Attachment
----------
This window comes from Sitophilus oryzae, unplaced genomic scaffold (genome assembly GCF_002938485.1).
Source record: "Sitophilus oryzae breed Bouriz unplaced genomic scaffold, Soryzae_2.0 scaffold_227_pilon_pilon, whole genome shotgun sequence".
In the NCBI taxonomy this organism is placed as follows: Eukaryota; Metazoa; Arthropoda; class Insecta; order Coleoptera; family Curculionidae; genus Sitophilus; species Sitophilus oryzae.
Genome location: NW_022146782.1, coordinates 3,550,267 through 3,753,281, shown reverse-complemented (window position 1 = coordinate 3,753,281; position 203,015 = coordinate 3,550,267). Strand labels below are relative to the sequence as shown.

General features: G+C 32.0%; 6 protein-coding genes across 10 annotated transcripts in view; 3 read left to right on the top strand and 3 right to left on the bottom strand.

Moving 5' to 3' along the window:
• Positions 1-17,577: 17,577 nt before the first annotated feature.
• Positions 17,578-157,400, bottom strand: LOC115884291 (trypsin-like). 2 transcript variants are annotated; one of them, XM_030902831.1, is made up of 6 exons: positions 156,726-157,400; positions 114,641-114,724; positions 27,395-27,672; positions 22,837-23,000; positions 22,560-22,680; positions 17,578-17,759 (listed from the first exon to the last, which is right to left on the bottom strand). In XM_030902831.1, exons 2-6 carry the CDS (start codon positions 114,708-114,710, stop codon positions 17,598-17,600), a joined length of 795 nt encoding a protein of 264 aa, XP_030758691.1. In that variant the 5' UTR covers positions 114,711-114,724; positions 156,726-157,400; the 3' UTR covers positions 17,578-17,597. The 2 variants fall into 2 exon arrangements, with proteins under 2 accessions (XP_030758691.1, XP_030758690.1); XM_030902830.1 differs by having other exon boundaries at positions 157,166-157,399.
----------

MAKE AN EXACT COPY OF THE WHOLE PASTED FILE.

This window comes from Sitophilus oryzae, unplaced genomic scaffold (genome assembly GCF_002938485.1).
Source record: "Sitophilus oryzae breed Bouriz unplaced genomic scaffold, Soryzae_2.0 scaffold_227_pilon_pilon, whole genome shotgun sequence".
In the NCBI taxonomy this organism is placed as follows: Eukaryota; Metazoa; Arthropoda; class Insecta; order Coleoptera; family Curculionidae; genus Sitophilus; species Sitophilus oryzae.
Genome location: NW_022146782.1, coordinates 3,550,267 through 3,753,281, shown reverse-complemented (window position 1 = coordinate 3,753,281; position 203,015 = coordinate 3,550,267). Strand labels below are relative to the sequence as shown.

General features: G+C 32.0%; 6 protein-coding genes across 10 annotated transcripts in view; 3 read left to right on the top strand and 3 right to left on the bottom strand.

Moving 5' to 3' along the window:
• Positions 1-17,577: 17,577 nt before the first annotated feature.
• Positions 17,578-157,400, bottom strand: LOC115884291 (trypsin-like). 2 transcript variants are annotated; one of them, XM_030902831.1, is made up of 6 exons: positions 156,726-157,400; positions 114,641-114,724; positions 27,395-27,672; positions 22,837-23,000; positions 22,560-22,680; positions 17,578-17,759 (listed from the first exon to the last, which is right to left on the bottom strand). In XM_030902831.1, exons 2-6 carry the CDS (start codon positions 114,708-114,710, stop codon positions 17,598-17,600), a joined length of 795 nt encoding a protein of 264 aa, XP_030758691.1. In that variant the 5' UTR covers positions 114,711-114,724; positions 156,726-157,400; the 3' UTR covers positions 17,578-17,597. The 2 variants fall into 2 exon arrangements, with proteins under 2 accessions (XP_030758691.1, XP_030758690.1); XM_030902830.1 differs by having other exon boundaries at positions 157,166-157,399.